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Psychophysiological reactions in dental phobic patients during video stimulation.

Artikel i vetenskaplig tidskrift
Författare Jesper Lundgren
Ulf Berggren
Sven G. Carlsson
Publicerad i European journal of oral sciences
Volym 109
Nummer/häfte 3
Sidor 172-7
ISSN 0909-8836
Publiceringsår 2001
Publicerad vid Odontologiska institutionen
Psykologiska institutionen
Sidor 172-7
Språk en
Länkar dx.doi.org/10.1034/j.1600-0722.2001...
Ämnesord Adult, Analysis of Variance, Audiovisual Aids, Autonomic Nervous System, physiopathology, Dental Anxiety, physiopathology, psychology, Dental High-Speed Equipment, Electromyography, Facial Muscles, physiopathology, Female, Forehead, Galvanic Skin Response, physiology, Heart Rate, physiology, Humans, Injections, Male, Middle Aged, Muscle Contraction, physiology, Needles, Photic Stimulation, Psychophysiology, Statistics as Topic, Video Recording
Ämneskategorier Odontologisk beteendevetenskap, Psykologi

Sammanfattning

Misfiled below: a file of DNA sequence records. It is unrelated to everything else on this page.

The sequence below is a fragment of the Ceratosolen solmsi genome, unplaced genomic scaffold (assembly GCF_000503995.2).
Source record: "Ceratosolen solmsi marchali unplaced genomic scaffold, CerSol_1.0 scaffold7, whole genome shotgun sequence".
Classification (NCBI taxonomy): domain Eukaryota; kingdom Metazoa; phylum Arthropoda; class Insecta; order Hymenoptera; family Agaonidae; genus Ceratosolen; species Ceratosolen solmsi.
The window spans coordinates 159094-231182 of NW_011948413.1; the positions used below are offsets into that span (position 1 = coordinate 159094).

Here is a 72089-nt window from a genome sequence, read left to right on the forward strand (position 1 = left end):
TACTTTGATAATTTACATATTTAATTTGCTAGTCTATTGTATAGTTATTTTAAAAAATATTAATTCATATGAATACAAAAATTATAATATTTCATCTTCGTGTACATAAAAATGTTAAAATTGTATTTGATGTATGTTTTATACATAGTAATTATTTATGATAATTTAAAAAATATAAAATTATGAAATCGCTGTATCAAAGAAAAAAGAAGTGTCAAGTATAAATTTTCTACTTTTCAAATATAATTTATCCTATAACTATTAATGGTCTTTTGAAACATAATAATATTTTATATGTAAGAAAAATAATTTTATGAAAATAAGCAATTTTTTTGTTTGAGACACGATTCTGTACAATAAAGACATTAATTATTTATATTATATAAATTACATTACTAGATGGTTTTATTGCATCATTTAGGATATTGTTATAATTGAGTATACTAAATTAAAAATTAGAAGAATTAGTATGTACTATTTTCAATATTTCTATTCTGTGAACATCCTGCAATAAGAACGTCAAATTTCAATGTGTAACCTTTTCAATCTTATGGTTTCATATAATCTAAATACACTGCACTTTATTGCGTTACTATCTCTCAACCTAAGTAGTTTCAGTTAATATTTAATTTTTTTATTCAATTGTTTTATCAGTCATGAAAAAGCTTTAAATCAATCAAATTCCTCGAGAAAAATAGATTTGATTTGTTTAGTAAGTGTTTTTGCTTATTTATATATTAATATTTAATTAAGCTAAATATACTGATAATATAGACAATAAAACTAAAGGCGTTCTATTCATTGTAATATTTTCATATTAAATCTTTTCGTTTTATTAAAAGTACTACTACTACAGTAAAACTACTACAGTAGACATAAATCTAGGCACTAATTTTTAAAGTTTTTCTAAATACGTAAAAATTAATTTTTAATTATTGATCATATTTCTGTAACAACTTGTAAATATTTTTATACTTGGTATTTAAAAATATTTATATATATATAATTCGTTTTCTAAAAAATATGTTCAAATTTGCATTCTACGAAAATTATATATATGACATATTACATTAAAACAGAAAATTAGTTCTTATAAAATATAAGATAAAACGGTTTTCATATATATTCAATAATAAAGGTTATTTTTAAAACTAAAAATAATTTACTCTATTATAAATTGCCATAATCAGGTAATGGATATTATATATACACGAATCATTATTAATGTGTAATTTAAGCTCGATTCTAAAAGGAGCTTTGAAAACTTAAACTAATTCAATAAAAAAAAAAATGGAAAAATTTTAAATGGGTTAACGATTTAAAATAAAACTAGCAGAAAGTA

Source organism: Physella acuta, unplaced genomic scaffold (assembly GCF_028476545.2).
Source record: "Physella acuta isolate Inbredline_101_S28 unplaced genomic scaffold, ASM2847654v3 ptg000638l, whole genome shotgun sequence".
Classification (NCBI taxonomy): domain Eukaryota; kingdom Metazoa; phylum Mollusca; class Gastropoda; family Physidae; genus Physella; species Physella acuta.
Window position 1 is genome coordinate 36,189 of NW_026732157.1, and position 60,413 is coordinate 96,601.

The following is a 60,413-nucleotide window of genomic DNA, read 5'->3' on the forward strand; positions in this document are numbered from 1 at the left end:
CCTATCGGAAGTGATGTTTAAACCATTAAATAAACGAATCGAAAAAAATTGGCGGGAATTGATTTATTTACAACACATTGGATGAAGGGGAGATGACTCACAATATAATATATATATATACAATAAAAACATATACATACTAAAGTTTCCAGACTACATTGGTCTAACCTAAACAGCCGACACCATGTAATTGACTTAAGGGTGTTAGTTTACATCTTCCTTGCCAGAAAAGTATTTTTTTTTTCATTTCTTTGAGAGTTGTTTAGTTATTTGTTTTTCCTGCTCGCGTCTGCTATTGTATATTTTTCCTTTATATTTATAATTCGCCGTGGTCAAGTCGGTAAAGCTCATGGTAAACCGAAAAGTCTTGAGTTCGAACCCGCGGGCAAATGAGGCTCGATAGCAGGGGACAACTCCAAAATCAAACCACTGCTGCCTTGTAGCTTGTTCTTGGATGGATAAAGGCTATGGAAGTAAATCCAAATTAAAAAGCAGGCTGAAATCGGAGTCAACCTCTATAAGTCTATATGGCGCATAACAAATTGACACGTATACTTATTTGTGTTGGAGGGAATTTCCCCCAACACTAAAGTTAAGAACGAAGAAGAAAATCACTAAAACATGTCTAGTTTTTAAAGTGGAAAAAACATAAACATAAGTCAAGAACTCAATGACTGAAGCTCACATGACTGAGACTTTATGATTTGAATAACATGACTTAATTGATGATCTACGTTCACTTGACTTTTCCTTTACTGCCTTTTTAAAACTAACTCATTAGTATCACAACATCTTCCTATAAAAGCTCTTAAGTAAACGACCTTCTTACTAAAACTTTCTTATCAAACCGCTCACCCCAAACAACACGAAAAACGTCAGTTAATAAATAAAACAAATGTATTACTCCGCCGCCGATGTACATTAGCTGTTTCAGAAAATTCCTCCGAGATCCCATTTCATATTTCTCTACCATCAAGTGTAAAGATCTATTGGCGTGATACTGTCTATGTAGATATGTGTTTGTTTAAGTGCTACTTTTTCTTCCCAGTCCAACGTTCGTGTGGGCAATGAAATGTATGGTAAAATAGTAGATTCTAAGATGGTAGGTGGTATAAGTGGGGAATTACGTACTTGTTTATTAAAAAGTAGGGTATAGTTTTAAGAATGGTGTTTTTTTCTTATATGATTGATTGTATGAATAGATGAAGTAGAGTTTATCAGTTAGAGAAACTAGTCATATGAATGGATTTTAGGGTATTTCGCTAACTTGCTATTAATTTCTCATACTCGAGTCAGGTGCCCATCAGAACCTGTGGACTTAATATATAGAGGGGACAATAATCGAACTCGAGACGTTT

Electromyography (EMG) reflecting forehead muscle tension, heart rate (HR) and skin conductance (SC) were continuously recorded in dental phobic subjects (n = 126) and controls (n = 25) during exposure of dental and neutral video scenes in order to explore the relationship between dental fear and psychophysiological responses. This relationship is far from well established, and the present investigation was performed to contribute to the understanding of the psychophysiology of dental fear. Dental phobics had a mean anxiety level of 17.3 as measured by Corah's Dental Anxiety Scale (DAS) and refused conventional dental treatment. Control subjects reported regular dental treatment and a DAS score below population average (DAS < 8). Psychophysiological data was reduced to level (mean) and reactivity (means of intraindividual variations). Results showed that physiologic reactions to fear-relevant conditions measured by HR and EMG reflected degree of dental fear, and that neutral conditions, when presented for the second and third time, induced lower psychophysiologic reactions in phobics than in controls. Recordings of SC indicated that dental phobics may differ from individuals suffering from other types of specific phobia by showing weakened autonomic responsiveness to threat.

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